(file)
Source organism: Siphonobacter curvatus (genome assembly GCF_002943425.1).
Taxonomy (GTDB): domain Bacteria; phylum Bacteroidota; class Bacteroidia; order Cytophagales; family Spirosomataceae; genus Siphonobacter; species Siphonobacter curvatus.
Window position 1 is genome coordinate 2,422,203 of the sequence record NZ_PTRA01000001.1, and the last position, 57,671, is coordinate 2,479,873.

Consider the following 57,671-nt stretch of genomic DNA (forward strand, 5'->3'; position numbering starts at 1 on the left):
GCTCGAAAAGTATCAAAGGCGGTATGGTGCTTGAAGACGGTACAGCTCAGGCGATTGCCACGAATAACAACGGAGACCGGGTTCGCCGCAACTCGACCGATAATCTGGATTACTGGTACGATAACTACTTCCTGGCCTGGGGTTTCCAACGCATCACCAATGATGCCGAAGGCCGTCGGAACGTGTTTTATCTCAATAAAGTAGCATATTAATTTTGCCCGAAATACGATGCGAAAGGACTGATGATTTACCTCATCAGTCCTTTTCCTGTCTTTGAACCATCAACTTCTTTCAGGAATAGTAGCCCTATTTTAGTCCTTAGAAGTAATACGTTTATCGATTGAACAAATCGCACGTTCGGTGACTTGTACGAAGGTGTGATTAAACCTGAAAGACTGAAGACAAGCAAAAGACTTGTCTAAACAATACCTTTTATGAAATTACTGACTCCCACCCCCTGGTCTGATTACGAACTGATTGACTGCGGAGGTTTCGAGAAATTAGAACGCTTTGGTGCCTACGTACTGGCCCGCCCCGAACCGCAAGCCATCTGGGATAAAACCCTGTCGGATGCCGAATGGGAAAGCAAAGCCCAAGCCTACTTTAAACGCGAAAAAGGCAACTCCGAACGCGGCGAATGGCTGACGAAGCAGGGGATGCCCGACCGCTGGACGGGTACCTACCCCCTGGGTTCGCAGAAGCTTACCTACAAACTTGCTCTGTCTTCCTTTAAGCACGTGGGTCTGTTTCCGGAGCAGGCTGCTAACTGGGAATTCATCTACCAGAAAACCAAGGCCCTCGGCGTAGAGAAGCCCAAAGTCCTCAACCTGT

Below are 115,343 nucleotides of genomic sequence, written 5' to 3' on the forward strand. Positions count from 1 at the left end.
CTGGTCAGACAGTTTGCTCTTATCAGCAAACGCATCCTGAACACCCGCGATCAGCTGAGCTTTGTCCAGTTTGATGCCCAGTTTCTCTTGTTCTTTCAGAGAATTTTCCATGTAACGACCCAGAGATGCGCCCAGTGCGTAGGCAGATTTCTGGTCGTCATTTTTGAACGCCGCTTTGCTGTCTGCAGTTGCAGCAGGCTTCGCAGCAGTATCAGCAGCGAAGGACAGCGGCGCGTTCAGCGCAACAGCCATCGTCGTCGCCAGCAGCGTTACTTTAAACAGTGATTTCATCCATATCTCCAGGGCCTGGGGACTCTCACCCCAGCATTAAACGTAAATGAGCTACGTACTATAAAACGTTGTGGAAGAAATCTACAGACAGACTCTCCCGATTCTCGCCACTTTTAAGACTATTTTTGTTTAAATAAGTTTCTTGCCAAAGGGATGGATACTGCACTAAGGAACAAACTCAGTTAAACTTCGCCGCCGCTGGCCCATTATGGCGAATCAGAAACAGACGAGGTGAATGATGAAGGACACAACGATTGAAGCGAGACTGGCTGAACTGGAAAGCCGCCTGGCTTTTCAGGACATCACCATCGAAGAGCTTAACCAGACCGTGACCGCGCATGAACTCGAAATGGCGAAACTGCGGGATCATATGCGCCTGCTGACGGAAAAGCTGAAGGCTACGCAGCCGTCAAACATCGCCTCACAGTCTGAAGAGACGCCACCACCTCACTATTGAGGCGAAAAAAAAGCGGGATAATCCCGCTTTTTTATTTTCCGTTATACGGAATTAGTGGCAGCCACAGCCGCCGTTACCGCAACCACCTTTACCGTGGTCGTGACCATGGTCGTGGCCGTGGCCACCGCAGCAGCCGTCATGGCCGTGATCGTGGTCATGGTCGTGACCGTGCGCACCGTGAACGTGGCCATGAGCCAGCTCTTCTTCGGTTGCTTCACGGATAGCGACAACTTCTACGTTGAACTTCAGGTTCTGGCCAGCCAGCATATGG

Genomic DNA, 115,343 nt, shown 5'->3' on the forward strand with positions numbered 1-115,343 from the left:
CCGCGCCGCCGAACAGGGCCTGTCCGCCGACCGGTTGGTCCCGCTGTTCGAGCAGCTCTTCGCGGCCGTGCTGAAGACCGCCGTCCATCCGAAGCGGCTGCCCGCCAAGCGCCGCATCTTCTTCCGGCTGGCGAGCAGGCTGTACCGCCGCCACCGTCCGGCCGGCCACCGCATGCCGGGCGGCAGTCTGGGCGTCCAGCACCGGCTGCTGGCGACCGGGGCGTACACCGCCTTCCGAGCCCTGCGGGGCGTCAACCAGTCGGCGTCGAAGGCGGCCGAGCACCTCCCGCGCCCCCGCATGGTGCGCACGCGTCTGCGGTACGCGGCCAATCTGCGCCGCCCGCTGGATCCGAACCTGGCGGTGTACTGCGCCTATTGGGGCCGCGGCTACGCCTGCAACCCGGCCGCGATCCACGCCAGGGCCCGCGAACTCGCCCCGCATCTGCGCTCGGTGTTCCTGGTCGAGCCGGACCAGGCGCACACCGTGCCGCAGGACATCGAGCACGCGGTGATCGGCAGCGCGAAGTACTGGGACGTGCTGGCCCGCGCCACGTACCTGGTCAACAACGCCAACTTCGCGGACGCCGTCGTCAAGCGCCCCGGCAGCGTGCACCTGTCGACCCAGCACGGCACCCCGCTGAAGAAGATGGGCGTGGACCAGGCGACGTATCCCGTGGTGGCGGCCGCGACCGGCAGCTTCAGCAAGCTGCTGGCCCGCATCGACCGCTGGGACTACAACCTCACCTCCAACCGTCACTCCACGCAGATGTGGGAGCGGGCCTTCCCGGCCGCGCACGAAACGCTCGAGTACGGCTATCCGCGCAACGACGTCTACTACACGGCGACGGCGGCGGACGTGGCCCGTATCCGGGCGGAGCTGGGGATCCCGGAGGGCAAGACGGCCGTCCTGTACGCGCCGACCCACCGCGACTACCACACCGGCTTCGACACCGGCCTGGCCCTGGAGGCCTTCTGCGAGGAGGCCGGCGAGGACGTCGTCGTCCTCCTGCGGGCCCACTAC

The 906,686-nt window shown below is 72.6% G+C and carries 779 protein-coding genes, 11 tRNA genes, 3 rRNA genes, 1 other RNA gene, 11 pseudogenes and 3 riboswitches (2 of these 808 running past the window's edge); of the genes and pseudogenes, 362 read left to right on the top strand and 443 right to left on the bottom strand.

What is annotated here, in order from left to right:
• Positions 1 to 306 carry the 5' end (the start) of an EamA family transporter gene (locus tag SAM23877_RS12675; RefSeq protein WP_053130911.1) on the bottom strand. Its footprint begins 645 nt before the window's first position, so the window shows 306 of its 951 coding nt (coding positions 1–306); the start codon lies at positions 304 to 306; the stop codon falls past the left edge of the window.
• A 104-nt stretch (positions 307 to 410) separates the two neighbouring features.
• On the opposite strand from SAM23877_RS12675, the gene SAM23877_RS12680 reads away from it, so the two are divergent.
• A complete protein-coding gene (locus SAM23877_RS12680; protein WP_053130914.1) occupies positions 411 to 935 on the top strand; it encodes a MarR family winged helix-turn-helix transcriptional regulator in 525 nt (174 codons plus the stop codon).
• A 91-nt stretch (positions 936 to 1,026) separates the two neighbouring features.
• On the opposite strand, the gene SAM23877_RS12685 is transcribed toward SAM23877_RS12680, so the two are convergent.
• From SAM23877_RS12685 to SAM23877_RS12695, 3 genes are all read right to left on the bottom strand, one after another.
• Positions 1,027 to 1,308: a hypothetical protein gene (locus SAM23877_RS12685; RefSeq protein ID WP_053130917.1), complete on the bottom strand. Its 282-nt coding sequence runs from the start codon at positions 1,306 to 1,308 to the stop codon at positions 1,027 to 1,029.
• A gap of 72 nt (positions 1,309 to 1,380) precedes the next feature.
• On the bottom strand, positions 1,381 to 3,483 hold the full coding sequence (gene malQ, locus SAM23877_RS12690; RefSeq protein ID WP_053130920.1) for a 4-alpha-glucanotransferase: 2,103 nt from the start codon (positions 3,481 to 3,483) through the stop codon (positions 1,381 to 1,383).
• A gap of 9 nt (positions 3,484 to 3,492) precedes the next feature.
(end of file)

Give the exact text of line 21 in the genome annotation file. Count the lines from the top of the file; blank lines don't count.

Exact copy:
• On the bottom strand, positions 1,381 to 3,483 hold the full coding sequence (gene malQ, locus SAM23877_RS12690; RefSeq protein ID WP_053130920.1) for a 4-alpha-glucanotransferase: 2,103 nt from the start codon (positions 3,481 to 3,483) through the stop codon (positions 1,381 to 1,383).